- Mix well together, using your hands to combine well.
- Roll out your boneless lamb shoulder and place the stuffing along the inside.
- Roll up like a jam roll and tie securely with string. Push the leftover half of the zested orange into the open end(s) to keep the stuffing from falling out the end, if you wish.
- Place a layer of vegetables on the bottom of a large roasting tin and place the lamb on top.
- Drizzle with a little olive oil, cover with foil and bake in the centre of the oven for 2.5 - 3 hours, basting occasionally.
- Leave the lamb to rest 10-20 minutes before carving.
- Make a jus with any juices left at the bottom of the pan - heat them, along with some lamb stock in a small saucepan and thicken with a little cornflour dissolved in water.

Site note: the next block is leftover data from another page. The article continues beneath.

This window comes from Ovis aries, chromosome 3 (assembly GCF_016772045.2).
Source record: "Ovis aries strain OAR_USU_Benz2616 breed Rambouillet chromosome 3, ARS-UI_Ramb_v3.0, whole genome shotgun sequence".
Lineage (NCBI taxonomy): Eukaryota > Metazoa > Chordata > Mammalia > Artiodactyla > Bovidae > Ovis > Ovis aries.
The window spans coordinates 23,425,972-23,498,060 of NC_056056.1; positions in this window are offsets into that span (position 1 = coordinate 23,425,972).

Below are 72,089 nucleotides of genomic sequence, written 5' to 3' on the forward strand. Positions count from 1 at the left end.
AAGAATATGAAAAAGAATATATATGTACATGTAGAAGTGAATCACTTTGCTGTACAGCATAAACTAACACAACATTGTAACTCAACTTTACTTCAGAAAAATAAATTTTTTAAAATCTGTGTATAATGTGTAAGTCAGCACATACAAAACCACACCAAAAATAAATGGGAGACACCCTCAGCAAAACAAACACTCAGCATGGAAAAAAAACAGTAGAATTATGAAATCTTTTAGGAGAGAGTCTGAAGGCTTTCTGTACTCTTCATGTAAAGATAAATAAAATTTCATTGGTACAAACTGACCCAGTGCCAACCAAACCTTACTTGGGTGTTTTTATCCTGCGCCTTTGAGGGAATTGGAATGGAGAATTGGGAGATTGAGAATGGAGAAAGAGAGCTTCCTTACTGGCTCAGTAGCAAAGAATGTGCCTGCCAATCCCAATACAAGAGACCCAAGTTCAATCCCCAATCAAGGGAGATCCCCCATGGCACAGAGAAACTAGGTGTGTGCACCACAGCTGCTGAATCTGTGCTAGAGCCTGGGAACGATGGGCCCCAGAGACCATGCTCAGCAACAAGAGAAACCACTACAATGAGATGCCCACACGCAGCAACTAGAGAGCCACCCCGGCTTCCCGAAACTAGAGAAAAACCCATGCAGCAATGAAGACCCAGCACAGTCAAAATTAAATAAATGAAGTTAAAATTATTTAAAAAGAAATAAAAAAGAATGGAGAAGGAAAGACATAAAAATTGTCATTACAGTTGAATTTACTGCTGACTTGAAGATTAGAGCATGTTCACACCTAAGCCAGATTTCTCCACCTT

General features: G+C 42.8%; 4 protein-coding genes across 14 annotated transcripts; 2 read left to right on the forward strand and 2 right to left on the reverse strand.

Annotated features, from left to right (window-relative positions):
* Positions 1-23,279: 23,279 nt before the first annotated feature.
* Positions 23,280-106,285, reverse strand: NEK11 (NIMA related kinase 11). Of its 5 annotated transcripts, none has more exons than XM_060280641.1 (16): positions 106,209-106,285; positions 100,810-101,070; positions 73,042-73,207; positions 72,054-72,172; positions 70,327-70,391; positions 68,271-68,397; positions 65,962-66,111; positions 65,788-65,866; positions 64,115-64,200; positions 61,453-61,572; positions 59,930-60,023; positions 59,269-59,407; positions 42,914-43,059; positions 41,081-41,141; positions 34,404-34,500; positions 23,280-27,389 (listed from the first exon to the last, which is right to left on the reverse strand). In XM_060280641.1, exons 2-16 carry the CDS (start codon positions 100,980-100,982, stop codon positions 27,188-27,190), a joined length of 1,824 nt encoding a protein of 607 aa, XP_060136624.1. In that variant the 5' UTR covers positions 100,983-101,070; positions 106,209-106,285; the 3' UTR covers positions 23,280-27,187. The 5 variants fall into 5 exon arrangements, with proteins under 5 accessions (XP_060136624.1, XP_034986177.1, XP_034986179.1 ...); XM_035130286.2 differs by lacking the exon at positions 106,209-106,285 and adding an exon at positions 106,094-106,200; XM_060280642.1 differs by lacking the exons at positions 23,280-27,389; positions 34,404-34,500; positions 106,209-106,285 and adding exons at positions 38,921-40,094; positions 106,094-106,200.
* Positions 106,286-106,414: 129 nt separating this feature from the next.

- Ask your butcher for the bone that s/he has removed from the lamb. You can roast this along with some veg to make a gorgeous bone broth/lamb stock.
- One year ago: Roasted Lamb & Mini Bannock Christmas Canapes
- Two years ago: Coconut Mint Christmas Chocolates
- Three years ago: Banitsa – Bulgarian Cheese Pie
- Four years ago: Peppermint Candy Cane Christmas Chocolates
- Five years ago: Whipped Shortbread – A Christmas Essential!
- Six years ago: Shetland Pepperkakehus
- Seven years ago: Steampunk Costume
PIN THIS ROLLED LAMB SHOULDER RECIPE FOR LATER
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This is a sponsored recipe post in collaboration with Try Lamb, although all thoughts and opinions expressed are our own. Thank you for supporting the brands who make it possible for me to do what I love: mess up my kitchen and share recipe stories.